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Learning Objectives

Learning Objectives

By the end of the chapter the student will be able to:

  • Draw a typical action potential in a ventricular muscle and a pacemaker cell.

  • Describe the ionic basis of the phases of the action potential.

  • Explain the significance of the long duration of the cardiac action potential and the resultant long refractory period.

  • Describe the normal sequence of cardiac activation and conduction and predict the consequence of its abnormalities.

  • Discuss the significance of “overdrive suppression” in a natural pacemaker and the abnormalities leading to an “ectopic pacemaker.”

  • Explain the effects of the sympathetic and parasympathetic nervous system on the heart rate, cardiac conduction, and contractility.

  • Describe the main components of a normal ECG recording, their significance, and abnormalities.


The contraction and relaxation of the cardiac muscle follows a specific synchronized pattern between the atria and the ventricles. This rhythmic contraction and relaxation is preceded by electrical activity called the action potential that is represented in the depolarization and repolarization of the cardiac muscle, respectively. The special origin and sequence of the initiation and propagation of the action potential is essential for maintaining normal heart function. The action potential is created by ions fluxes across the plasma membrane of the cardiac muscle cells via specific channels, transporters, and other proteins. Normally, the action potential originates in the sinoatrial (SA) node known as “the pacemaker of the heart,” which propagates a specific sequence in the atria first and then in the ventricle through specialized conducting tissues as shown in Fig. 4.1. Although the SA node activity sets up the heart rate, the autonomic nervous system modulates this heart rate as well as the electrical conduction and contraction of the heart. Electrical activities of the heart can be precisely measured and monitored via electrocardiography (ECG). Any disturbances of the heart electricity result in various types of arrhythmias as discussed in Chapter 9, which can lead to serious consequences including death. This chapter will briefly explain the major components of the electrical activity of the heart and how it is regulated and measured.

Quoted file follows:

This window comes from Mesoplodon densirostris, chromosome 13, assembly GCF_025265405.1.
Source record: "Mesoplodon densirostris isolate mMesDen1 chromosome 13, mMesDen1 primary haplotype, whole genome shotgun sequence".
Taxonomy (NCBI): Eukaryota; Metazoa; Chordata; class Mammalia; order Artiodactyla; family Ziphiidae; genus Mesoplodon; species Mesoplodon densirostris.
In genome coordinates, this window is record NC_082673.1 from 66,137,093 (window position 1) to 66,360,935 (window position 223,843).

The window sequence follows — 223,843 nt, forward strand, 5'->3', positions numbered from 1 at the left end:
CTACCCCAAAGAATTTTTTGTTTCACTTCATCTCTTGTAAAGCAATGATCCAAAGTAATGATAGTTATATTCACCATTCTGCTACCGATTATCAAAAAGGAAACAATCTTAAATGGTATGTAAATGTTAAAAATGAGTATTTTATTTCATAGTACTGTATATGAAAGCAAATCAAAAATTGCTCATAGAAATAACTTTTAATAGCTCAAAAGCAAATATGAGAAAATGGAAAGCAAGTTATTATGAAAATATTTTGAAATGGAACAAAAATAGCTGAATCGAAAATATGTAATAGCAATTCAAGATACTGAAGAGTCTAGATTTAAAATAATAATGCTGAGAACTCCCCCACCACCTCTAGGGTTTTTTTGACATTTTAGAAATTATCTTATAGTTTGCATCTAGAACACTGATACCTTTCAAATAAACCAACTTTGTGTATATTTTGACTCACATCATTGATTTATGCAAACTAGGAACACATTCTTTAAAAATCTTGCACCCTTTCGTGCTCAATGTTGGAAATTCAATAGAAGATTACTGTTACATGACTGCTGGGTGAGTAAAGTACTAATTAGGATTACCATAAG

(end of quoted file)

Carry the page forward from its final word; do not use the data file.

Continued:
Figure 4.1

Sectional view of the heart. The basic anatomy of the heart is indicated, including chambers, major blood vessels, and conducting system (yellow), including the sinoatrial node, atrioventricular node, and Purkinje fibers. (Reproduced, with permission, from Barrett KE, Barman SM, Boitano S, Brooks HL. Ganong’s Review of Medical Physiology. 24th ed. New York: McGraw-Hill; 2012.)

Origin and Pathway of the Action Potential of the Heart

There are 3 types of cardiac muscles according to their excitability: (1) the pacemaker cells, (2) the conducting tissues (bundle of His, Purkinje fibers), and (3) the ventricular and atrial muscle fibers. Each of these types has its unique action potential as will be discussed. In general, the action potential originates ...

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